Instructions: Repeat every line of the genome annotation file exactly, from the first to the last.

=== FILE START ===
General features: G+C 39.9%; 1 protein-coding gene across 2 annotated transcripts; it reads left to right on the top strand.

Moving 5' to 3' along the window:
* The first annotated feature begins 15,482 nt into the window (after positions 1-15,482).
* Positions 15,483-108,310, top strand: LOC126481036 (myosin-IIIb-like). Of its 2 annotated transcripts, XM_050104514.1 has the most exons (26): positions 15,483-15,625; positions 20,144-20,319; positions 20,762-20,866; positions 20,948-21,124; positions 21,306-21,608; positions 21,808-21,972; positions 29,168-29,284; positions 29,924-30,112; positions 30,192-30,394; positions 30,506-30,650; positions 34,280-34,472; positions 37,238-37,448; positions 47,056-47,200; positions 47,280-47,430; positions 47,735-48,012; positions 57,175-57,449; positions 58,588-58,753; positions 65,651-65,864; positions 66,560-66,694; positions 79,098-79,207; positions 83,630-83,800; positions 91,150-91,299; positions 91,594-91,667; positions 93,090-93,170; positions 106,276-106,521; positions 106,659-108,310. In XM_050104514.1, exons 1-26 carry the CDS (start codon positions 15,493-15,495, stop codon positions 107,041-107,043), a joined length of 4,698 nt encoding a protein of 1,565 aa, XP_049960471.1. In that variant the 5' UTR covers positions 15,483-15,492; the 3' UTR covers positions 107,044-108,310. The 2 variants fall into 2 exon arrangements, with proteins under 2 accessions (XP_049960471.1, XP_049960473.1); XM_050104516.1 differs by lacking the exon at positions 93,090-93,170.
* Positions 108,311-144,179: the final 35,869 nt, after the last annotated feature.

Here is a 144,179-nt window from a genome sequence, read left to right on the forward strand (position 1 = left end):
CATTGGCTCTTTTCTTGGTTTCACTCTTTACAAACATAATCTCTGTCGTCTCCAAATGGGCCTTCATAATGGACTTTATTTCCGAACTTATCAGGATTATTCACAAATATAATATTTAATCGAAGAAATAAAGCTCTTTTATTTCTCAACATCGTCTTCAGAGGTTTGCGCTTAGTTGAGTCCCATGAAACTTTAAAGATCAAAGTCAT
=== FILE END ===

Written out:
General features: G+C 39.9%; 1 protein-coding gene across 2 annotated transcripts; it reads left to right on the top strand.

Moving 5' to 3' along the window:
* The first annotated feature begins 15,482 nt into the window (after positions 1-15,482).
* Positions 15,483-108,310, top strand: LOC126481036 (myosin-IIIb-like). Of its 2 annotated transcripts, XM_050104514.1 has the most exons (26): positions 15,483-15,625; positions 20,144-20,319; positions 20,762-20,866; positions 20,948-21,124; positions 21,306-21,608; positions 21,808-21,972; positions 29,168-29,284; positions 29,924-30,112; positions 30,192-30,394; positions 30,506-30,650; positions 34,280-34,472; positions 37,238-37,448; positions 47,056-47,200; positions 47,280-47,430; positions 47,735-48,012; positions 57,175-57,449; positions 58,588-58,753; positions 65,651-65,864; positions 66,560-66,694; positions 79,098-79,207; positions 83,630-83,800; positions 91,150-91,299; positions 91,594-91,667; positions 93,090-93,170; positions 106,276-106,521; positions 106,659-108,310. In XM_050104514.1, exons 1-26 carry the CDS (start codon positions 15,493-15,495, stop codon positions 107,041-107,043), a joined length of 4,698 nt encoding a protein of 1,565 aa, XP_049960471.1. In that variant the 5' UTR covers positions 15,483-15,492; the 3' UTR covers positions 107,044-108,310. The 2 variants fall into 2 exon arrangements, with proteins under 2 accessions (XP_049960471.1, XP_049960473.1); XM_050104516.1 differs by lacking the exon at positions 93,090-93,170.
* Positions 108,311-144,179: the final 35,869 nt, after the last annotated feature.

Here is a 144,179-nt window from a genome sequence, read left to right on the forward strand (position 1 = left end):
CATTGGCTCTTTTCTTGGTTTCACTCTTTACAAACATAATCTCTGTCGTCTCCAAATGGGCCTTCATAATGGACTTTATTTCCGAACTTATCAGGATTATTCACAAATATAATATTTAATCGAAGAAATAAAGCTCTTTTATTTCTCAACATCGTCTTCAGAGGTTTGCGCTTAGTTGAGTCCCATGAAACTTTAAAGATCAAAGTCAT